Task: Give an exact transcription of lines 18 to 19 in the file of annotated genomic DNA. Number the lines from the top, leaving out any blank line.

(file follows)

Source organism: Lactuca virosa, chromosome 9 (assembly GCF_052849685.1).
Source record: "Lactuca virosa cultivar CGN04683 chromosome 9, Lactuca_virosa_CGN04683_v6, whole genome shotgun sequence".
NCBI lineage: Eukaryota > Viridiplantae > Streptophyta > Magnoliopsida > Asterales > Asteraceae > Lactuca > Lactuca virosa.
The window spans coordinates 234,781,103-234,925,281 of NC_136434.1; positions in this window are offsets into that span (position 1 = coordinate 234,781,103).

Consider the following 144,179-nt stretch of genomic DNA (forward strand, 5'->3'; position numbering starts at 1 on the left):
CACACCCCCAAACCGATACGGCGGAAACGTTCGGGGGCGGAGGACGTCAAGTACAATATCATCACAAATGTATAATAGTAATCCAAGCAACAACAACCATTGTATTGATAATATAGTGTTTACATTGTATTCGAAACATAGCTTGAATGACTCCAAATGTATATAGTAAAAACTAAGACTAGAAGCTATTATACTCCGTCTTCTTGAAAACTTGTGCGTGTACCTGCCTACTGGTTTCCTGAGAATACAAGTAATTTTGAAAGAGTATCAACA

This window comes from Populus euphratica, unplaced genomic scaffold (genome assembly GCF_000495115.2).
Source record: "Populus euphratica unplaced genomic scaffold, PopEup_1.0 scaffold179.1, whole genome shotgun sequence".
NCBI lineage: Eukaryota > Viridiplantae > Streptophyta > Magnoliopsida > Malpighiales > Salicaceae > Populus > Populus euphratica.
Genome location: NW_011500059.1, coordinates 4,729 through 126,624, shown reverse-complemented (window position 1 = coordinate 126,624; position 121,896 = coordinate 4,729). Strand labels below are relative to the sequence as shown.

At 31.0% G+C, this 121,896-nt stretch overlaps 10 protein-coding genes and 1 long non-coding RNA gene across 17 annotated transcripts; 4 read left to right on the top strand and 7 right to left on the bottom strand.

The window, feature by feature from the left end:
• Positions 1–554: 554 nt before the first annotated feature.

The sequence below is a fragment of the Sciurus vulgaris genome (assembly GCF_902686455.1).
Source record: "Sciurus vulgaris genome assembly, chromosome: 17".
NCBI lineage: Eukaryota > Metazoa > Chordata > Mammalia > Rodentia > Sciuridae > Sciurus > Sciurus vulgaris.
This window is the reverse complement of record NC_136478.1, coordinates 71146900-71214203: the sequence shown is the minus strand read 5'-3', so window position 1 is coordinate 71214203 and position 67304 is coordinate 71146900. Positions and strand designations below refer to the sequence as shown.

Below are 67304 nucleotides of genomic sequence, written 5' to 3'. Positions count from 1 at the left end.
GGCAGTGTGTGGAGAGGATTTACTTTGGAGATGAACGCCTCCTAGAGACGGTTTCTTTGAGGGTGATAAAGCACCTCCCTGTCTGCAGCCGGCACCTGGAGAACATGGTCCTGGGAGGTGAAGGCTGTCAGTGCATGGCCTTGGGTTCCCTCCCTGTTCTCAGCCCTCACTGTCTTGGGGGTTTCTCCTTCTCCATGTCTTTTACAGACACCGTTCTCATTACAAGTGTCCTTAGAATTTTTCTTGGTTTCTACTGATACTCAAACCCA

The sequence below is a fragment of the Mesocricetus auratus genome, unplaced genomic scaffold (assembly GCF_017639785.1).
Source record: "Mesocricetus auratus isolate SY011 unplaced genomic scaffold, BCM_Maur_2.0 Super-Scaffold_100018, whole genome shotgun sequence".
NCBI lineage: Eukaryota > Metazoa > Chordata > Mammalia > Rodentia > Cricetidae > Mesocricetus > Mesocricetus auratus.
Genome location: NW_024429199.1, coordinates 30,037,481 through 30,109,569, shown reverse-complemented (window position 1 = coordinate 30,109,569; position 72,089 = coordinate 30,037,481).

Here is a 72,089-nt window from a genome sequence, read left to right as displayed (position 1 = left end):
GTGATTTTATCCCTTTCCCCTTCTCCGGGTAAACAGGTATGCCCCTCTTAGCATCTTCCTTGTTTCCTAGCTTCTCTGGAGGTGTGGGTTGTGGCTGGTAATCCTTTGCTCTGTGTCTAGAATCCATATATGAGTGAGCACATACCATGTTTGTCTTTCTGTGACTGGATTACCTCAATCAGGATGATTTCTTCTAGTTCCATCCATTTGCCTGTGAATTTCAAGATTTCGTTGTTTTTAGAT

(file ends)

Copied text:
Below are 67304 nucleotides of genomic sequence, written 5' to 3'. Positions count from 1 at the left end.
GGCAGTGTGTGGAGAGGATTTACTTTGGAGATGAACGCCTCCTAGAGACGGTTTCTTTGAGGGTGATAAAGCACCTCCCTGTCTGCAGCCGGCACCTGGAGAACATGGTCCTGGGAGGTGAAGGCTGTCAGTGCATGGCCTTGGGTTCCCTCCCTGTTCTCAGCCCTCACTGTCTTGGGGGTTTCTCCTTCTCCATGTCTTTTACAGACACCGTTCTCATTACAAGTGTCCTTAGAATTTTTCTTGGTTTCTACTGATACTCAAACCCA